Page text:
Every guy looks forward to the day they can finally show their kid that one beloved piece of pop culture — that movie, show, band, song, or something you just love. You plot out the right age for them to experience it. You constantly drop hints about how great it is. You dream of the day when you can fully experience that cross-generational bond. But what if the unthinkable happens? What if when your kid finally experiences your obsession and their reaction is just … meh? Or worse, what if they hate it?
The latest episode of CBS new time-jumping sitcom Me, Myself, & I explored this tragic dad circumstance when Alex (played by SNL alum Bobby Moynihan) realizes his daughter Abby is old enough to watch Star Wars for the first time. Spoiler alert: she’s not a fan.
As it does for many, many men of a certain age, Star Wars holds a special place in Alex’s heart. Beyond just being a nerdy kid who dreamed of escaping his boring life for something greater in a galaxy far, far away, Alex also views the movie as a touchstone in his relationship with his stepdad Ron.
It all starts when Alex finds out that at long last he will get the chance to see the space epic in theaters (these flashbacks take place in 1991, so Alex has only watched the movie on VHS), he begs his mom and stepdad to let him go. They say no because it’s at midnight on a school night, so Alex sneaks out and eventually gets caught by his stepdad. After Alex confesses he’s having a hard time getting used to having a dad to answer to, Ron lies to Alex’s mom and pretends like he took Alex as a surprise. This simple cover-up brings the two closer together.
With all of this in mind, present-day Alex could not be more excited to watch Star Wars with Abby when she drops a tragic revelation: she already watched it with Ron. This devastates Alex. He had waited his daughter’s whole life for this and now it was taken away from him? He confronts Ron, telling him that he stole a parenting moment that could never be returned. What dad can’t relate? Such firsts only come once. To lose that moment is to lose out on it forever. Eventually, Alex is relieved to discover Abby had actually watched the prequels, which everyone knows are total dogshit.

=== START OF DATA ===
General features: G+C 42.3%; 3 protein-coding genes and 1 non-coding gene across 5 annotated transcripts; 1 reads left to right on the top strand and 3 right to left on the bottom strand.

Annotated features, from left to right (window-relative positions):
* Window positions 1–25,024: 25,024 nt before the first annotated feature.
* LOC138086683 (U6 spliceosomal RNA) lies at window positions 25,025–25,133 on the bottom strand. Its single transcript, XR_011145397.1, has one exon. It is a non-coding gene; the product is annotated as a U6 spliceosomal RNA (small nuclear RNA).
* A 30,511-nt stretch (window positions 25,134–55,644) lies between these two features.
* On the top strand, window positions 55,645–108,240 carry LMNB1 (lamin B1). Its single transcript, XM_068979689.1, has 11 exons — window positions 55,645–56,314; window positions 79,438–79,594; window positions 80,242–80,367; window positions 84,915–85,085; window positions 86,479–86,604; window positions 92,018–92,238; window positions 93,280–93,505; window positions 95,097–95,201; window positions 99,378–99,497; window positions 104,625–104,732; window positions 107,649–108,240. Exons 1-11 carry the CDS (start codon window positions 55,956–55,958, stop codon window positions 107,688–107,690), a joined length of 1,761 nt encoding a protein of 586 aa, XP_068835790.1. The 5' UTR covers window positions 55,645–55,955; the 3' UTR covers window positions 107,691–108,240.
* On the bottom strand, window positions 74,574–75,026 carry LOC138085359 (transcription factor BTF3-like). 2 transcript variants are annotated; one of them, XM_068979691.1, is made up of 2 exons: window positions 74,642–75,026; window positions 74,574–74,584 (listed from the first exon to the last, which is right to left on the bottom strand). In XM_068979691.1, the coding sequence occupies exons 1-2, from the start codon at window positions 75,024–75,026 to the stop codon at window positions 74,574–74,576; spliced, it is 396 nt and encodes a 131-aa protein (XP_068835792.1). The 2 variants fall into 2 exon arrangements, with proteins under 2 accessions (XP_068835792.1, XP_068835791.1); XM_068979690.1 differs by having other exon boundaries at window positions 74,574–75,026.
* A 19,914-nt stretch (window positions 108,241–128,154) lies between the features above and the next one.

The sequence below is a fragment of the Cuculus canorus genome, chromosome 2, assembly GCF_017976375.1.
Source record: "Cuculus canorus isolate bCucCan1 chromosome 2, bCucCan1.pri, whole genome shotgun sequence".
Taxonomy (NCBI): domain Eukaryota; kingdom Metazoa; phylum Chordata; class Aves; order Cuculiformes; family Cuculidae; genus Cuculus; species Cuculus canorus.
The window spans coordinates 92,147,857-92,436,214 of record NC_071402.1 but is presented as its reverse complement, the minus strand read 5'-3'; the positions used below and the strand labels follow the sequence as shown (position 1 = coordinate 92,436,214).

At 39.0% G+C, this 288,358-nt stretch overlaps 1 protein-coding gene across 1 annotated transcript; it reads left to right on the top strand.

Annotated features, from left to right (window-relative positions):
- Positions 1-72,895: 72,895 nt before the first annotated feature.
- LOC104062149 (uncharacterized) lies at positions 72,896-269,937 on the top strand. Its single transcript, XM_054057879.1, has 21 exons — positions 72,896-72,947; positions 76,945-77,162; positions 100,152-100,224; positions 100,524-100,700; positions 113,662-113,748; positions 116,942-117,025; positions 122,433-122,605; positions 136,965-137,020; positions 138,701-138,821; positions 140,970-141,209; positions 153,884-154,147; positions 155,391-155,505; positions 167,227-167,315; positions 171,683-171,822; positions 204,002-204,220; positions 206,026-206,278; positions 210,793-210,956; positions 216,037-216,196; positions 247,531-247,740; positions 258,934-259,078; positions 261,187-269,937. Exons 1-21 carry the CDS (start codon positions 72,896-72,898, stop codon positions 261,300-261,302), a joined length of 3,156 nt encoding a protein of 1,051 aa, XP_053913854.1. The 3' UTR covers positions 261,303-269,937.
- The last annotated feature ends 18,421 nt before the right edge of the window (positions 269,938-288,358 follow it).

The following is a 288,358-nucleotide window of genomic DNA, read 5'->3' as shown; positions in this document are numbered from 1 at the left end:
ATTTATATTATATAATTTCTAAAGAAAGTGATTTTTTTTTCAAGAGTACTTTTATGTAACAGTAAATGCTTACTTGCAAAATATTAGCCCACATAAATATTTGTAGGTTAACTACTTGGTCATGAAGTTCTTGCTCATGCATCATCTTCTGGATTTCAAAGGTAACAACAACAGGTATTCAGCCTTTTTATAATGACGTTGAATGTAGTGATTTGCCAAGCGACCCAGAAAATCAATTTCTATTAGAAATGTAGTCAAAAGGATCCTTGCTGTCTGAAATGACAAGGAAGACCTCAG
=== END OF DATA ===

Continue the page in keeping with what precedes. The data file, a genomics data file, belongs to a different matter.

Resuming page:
Alex finally sits down with his daughter to watch Star Wars. For Alex, it’s an unbelievable moment. But Abby does not view The Force and lightsabers with as much admiration as him. She’s almost immediately bored and wishes they were watching Princess Diaries instead. Alex is hurt but knows he can’t show it. That wouldn’t be fair to his daughter. It’s not her fault she doesn’t like it. But to him, it’s brutal. Parenting forces us to endure countless tiny wounds. Birthday gifts pained over but ignored when received. Companionship taken for granted as new friends come along. Advice mocked because it’s you who’s providing it. It happens. But we endure. Because we know that the kids don’t mean it.
So, as much as it pains him, Alex swaps out his lightsaber for a tiara and watches Princess Diaries with his daughter. Ultimately, Alex realizes that getting to watch his daughter enjoy Anne Hathaway discover she’s the princess of a made-up country is more rewarding than watching Star Wars alone. Because a father’s life, when it comes down to it, is about making memories for his kids. Rarely are those moments the ones we try to craft in our heads.